Moldy Thinking, Beer of the Month Club, and Valentine’s Day

In the 18th century, the Rationalists argued that you could think your way through any problem. It’s a worldview that suggests a sort of mental purity, or at least the potential for mental purity if you’d take the time to put your thoughts in order. If I were one of these Rationalists, I might imagine our minds taking on the sort of architectural magnificence of the pyramids, the Taj Mahal, or the Parthenon.

Everything has its place, and it adds up to a stunning whole.

What if our thinking is less magnificent than we think?

When I imagine my psychology (and yours), I envision dank caverns, twisting stalactites, and moldy walls — like the catacombs you might imagine while reading Edgar Allen Poe’s “Cask of Amontillado.”

Our brains are where information goes to be corrupted — even murdered — over time.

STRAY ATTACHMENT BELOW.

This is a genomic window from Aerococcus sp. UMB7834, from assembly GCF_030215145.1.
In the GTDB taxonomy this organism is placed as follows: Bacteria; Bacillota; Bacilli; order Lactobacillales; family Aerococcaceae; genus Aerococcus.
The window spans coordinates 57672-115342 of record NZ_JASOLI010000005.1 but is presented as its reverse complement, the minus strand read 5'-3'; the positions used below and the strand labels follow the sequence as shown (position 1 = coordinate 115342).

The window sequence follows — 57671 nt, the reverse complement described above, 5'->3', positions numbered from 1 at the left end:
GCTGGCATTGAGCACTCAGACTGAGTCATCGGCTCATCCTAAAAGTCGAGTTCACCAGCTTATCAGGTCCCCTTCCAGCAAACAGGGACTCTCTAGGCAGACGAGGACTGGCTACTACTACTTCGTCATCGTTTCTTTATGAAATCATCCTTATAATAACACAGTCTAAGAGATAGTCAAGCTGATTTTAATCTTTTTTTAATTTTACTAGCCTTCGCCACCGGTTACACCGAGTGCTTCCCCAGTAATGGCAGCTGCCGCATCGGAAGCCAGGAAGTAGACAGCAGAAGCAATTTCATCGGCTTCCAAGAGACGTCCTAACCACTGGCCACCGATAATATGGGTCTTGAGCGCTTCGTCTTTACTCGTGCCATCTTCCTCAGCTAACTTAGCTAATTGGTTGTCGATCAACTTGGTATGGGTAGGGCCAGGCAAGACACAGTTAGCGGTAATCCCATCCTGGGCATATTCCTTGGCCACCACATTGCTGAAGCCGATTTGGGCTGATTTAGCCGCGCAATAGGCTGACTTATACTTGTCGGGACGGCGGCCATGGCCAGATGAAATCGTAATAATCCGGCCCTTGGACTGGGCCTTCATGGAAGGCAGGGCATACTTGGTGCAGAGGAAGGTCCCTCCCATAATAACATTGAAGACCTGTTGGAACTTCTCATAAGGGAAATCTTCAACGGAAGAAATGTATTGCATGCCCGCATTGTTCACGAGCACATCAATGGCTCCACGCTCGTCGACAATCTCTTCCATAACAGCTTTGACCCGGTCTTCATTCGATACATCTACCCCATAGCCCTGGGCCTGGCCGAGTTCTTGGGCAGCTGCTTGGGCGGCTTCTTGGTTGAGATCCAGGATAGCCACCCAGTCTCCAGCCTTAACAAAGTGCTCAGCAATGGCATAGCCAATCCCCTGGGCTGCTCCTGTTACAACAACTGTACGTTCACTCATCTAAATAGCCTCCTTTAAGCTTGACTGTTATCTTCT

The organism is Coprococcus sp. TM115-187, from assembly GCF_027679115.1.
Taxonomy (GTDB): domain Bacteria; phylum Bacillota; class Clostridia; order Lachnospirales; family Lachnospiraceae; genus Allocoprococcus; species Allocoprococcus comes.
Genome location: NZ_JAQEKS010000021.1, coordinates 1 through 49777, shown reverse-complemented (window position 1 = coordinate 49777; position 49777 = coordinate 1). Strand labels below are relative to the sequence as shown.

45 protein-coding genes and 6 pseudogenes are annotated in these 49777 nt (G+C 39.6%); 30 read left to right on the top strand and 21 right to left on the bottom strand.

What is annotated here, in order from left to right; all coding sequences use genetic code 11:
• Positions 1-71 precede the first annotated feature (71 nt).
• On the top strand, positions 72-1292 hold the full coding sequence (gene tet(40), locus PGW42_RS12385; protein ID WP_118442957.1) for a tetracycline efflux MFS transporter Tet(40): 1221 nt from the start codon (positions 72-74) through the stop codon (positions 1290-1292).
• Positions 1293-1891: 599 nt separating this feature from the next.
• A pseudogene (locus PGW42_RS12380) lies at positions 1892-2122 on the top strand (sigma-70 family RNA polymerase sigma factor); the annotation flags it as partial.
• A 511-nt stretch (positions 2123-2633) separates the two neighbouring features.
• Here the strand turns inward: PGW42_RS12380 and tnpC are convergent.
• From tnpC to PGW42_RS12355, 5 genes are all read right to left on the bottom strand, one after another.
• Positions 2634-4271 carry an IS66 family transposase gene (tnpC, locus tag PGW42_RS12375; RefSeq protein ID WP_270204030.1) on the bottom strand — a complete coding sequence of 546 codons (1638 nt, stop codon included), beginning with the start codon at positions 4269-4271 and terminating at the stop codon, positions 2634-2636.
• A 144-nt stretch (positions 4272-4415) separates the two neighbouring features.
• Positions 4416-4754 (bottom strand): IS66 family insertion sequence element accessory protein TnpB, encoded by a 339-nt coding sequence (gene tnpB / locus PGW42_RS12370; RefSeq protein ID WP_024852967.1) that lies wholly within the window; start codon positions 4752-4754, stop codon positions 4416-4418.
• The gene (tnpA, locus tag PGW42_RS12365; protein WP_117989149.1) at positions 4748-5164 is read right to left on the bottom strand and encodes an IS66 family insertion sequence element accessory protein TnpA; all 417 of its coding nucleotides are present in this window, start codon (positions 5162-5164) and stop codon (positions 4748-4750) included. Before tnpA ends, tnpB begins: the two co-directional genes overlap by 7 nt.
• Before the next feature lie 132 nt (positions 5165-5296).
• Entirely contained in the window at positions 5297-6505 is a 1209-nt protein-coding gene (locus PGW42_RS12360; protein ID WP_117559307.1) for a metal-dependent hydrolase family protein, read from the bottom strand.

I think this is why we have the expression “making mountains out of molehills.” Those problems were molehills before our minds kicked into overdrive and created a mountain of moldy thought.

I think this is why we often find that it difficult to defend our outrage when challenged by others.

I think when we discuss our ideas with others, we “air out” our minds when they say “that’s bullshit.”

For example, when we do guided meditation at the end of yoga class, I am always surprised to discover that I am clenching my teeth. In my mind, I was sure that I was completely relaxed.

In marriage, we are given the opportunity to talk to someone all the time. But as we get to know our partner better, it seems like less air is let in. Instead, our minds join together, which we often envision as romance, but in reality it’s just a moldy mess.

My wonderful wife gave me a membership to a Beer of the Month Club for Valentine’s Day. The first shipment just arrived and we’re thrilled to try out all these new and interesting beers. Somewhere on the outskirts of my mental catacombs, a voice is saying “Valentine’s Day was weeks ago! And this isn’t very romantic!”

It could be that my wife and I share a moldy married psyche, but it could also be that I’m making mountains out of molehills.


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